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Breaking Down The Roster - Part 2 - Defensive Tackle

Warren and Co. need to get in the face of opposing QB's

First, it would be remiss of me not to acknowledge that I am late with this breakdown.  For that I apologize.  The is no reason good enough to explain other than to say I needed to take a weekend off.  I am back today, refreshed, re-energized, and to steal a bit from Mike and Mike, I am back and better than ever!

Next, a belated Happy Father's Day to all you fathers out there.  I was able to enjoy 9 holes of golf yesterday so it was a nice day for me.

Ok, now that all that stuff is out of the way, let's take a look at the Broncos, and more specifically the situation at defensive tackle.  The Broncos defense has had he same problem the past few years.  It has started strong only to wear down as the season went on.  Even in 2005, when the Broncos went 13-3 and advanced to the AFC Championship Game the defense struggled down the stretch, specifically the pass rush, and it really showed in the loss to the Steelers.  Last season it was a huge problem and went a long way in keeping the Broncos completely out of the playoff picture.  By the end of last season, playing in a division with running backs like Larry Johnson and Ladainian Tomlinson and in the AFC with quarterbacks like Carson Palmer, Tom Brady and Peyton Manning.  Needless to say the play of the defensive line is critical to the Broncos success and Mike Shanahan's experiment bringing in former Cleveland Browns, for the most part, has been a major disappointment.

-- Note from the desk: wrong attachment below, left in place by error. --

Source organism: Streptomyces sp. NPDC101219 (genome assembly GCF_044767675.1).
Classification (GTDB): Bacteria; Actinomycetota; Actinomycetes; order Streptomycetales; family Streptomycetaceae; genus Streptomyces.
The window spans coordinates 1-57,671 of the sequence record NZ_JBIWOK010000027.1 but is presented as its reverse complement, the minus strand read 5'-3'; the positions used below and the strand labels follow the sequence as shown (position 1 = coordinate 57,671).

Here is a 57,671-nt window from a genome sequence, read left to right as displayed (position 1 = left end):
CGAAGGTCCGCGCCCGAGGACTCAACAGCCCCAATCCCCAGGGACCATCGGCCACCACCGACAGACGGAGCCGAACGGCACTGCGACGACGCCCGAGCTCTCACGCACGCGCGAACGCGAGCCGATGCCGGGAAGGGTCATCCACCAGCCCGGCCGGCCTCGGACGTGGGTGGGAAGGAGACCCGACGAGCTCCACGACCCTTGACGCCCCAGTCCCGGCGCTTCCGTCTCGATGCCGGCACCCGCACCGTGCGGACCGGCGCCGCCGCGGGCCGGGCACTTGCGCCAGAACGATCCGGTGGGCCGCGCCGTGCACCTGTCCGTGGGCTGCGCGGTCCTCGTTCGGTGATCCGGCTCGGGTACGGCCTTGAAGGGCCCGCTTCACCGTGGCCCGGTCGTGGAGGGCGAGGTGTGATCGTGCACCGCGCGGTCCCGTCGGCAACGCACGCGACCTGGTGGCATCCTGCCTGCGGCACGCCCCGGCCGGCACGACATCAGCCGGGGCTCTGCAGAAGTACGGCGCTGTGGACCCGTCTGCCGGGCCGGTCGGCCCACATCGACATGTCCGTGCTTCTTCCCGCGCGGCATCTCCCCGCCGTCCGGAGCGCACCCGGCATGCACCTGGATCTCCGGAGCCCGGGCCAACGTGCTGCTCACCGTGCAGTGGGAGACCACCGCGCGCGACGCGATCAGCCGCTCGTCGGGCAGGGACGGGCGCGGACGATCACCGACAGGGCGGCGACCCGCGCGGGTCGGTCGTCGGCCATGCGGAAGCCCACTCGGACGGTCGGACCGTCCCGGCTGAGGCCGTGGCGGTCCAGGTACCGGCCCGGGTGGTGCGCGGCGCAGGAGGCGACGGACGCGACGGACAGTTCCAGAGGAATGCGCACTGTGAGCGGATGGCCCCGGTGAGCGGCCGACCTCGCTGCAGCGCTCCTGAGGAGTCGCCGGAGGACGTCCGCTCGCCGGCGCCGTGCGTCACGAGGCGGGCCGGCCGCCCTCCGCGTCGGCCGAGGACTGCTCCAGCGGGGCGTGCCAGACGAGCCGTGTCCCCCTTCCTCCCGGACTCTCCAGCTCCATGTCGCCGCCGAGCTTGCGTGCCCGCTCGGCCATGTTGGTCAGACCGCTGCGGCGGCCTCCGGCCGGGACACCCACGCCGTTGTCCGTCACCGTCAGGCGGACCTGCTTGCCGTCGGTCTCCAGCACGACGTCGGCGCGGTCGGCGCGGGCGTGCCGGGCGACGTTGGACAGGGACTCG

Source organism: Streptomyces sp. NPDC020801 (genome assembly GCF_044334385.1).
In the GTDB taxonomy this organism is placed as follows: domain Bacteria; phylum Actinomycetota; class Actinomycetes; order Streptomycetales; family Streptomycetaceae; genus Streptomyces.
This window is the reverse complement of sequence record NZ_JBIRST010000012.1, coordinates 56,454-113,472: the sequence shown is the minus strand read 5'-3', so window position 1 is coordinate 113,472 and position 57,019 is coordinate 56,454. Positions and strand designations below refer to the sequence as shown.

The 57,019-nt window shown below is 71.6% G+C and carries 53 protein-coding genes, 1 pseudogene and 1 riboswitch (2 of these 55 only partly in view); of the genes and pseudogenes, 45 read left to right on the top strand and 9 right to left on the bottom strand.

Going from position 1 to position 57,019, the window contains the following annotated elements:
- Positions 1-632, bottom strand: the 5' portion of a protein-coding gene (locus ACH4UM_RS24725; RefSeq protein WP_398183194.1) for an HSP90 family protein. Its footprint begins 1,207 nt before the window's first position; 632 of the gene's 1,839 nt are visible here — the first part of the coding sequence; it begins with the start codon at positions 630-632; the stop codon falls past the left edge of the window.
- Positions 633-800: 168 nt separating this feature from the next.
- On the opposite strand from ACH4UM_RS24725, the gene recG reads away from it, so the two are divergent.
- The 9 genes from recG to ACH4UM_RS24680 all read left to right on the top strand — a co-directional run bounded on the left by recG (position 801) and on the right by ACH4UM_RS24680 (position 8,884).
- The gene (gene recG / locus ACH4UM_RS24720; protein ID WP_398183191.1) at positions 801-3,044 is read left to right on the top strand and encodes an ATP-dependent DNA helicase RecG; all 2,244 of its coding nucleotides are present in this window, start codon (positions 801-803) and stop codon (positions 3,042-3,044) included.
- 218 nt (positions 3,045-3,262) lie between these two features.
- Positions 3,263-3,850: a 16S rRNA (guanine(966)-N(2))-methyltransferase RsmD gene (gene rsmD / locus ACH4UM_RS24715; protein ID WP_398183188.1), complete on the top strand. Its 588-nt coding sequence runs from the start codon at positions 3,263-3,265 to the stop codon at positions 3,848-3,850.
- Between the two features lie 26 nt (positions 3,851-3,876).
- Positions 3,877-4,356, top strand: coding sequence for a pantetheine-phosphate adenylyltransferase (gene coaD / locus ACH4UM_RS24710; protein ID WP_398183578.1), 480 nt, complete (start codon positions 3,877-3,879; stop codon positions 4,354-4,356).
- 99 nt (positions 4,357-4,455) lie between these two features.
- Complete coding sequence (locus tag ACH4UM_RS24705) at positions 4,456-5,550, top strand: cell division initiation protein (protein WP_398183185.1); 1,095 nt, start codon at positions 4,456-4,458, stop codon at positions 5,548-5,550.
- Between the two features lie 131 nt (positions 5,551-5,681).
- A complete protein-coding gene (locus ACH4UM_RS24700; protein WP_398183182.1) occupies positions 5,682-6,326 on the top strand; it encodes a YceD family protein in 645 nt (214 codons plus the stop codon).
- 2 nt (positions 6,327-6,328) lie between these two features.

Time for a change in strategy and that's exactly what the Broncos did this off-season.  As part of the cleansing of the defense Andre Patterson was ousted as Defensive Line Coach, replaced by Bill Johnson.  Jim Bates, of course, was brought in to replace Larry Coyer and brought with him a different view and mindset with regards to the D-Line.  The Broncos, to be frank, were small up front.  Too small.  Bates prefers huge, beefy tackles to take up huge amounts of space.  That allows the ends and linebacker make more plays.  The goal was to beef up the tackle position.  I think we can say the Broncos have achieved that goal.

On paper, and we all know what we could do with that "paper", the Broncos D-Line looks not only significantly bigger, but significantly better as well.  The Broncos have traditionally kept 5 or 6 DT's on the 55 man roster.  This season I am going to go with 5.  The Broncos have kept 5 DT's the past 2 seasons and I see no reason to break the trend, especially with the talent they have injected into the position this off-season.   In 2006, the Broncos kept 5 DT's, with an average size of 6' 2", 310 pounds.  Gerard Warren, at 6-4, 325, was by far the biggest.    In 2007, the tackles with be a bit larger to say the least, 6-4, 318.  That can be a bit misleading, since last season the Broncos had only 2 players over 300 pounds.  Warren and seldom used Antwon Burton were the only players tipping the scales over 3-bills.  This year the Broncos should have 4 tackles over 300, and Marcus Thomas, at 296 pounds, isn't far behind.  The Broncos have added the size necessary to clog up the middle, collapse the pocket, and most importantly keep their small, athletic linebackers free to do what they do best, make plays.